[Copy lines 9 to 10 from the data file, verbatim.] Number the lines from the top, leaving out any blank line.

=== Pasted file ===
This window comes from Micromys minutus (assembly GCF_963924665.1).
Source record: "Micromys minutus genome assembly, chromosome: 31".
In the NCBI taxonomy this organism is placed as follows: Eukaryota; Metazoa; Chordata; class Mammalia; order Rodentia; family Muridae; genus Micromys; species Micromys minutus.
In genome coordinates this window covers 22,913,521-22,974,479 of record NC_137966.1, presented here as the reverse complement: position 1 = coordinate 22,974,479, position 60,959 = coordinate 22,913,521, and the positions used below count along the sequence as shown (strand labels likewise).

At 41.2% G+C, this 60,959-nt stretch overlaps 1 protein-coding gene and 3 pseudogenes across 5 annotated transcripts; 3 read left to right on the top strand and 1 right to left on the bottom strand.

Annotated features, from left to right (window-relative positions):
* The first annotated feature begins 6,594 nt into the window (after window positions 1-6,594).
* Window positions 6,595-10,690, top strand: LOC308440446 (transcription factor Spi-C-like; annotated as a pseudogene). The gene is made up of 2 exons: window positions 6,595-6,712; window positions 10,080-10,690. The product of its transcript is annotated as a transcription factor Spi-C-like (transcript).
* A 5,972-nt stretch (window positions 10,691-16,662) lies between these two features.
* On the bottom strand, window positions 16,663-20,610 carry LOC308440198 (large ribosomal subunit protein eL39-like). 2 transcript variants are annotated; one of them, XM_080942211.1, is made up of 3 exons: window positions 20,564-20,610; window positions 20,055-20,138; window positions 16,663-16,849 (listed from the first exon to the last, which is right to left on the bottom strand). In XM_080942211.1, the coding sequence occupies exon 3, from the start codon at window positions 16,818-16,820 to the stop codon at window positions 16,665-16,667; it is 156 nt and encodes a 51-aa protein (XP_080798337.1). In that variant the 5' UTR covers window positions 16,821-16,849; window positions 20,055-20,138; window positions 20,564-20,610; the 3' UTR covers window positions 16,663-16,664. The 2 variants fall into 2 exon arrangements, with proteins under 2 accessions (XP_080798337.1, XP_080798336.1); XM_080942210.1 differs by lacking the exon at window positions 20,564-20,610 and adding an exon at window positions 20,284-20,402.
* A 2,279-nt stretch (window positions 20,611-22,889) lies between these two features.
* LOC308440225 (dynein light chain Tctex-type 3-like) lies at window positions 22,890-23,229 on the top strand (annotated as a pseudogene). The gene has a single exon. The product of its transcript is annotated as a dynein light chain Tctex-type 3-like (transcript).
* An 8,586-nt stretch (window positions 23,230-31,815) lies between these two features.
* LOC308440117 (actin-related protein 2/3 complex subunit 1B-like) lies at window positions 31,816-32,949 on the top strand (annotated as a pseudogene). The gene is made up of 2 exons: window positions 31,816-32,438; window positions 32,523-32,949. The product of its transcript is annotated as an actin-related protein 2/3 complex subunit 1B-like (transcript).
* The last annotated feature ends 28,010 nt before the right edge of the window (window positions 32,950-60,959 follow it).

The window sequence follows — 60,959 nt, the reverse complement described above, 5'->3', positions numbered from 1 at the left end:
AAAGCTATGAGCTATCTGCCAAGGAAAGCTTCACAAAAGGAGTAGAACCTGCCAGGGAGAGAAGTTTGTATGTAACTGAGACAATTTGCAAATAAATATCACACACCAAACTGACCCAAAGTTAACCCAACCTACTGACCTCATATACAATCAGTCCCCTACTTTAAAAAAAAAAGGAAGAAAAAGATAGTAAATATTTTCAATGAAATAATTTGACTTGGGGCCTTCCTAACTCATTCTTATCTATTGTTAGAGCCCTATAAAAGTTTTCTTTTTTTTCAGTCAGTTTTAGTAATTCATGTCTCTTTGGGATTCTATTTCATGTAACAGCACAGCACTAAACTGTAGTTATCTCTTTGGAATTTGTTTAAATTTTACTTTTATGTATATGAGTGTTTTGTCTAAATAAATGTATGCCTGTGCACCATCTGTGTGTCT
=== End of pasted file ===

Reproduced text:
* A 5,972-nt stretch (window positions 10,691-16,662) lies between these two features.
* On the bottom strand, window positions 16,663-20,610 carry LOC308440198 (large ribosomal subunit protein eL39-like). 2 transcript variants are annotated; one of them, XM_080942211.1, is made up of 3 exons: window positions 20,564-20,610; window positions 20,055-20,138; window positions 16,663-16,849 (listed from the first exon to the last, which is right to left on the bottom strand). In XM_080942211.1, the coding sequence occupies exon 3, from the start codon at window positions 16,818-16,820 to the stop codon at window positions 16,665-16,667; it is 156 nt and encodes a 51-aa protein (XP_080798337.1). In that variant the 5' UTR covers window positions 16,821-16,849; window positions 20,055-20,138; window positions 20,564-20,610; the 3' UTR covers window positions 16,663-16,664. The 2 variants fall into 2 exon arrangements, with proteins under 2 accessions (XP_080798337.1, XP_080798336.1); XM_080942210.1 differs by lacking the exon at window positions 20,564-20,610 and adding an exon at window positions 20,284-20,402.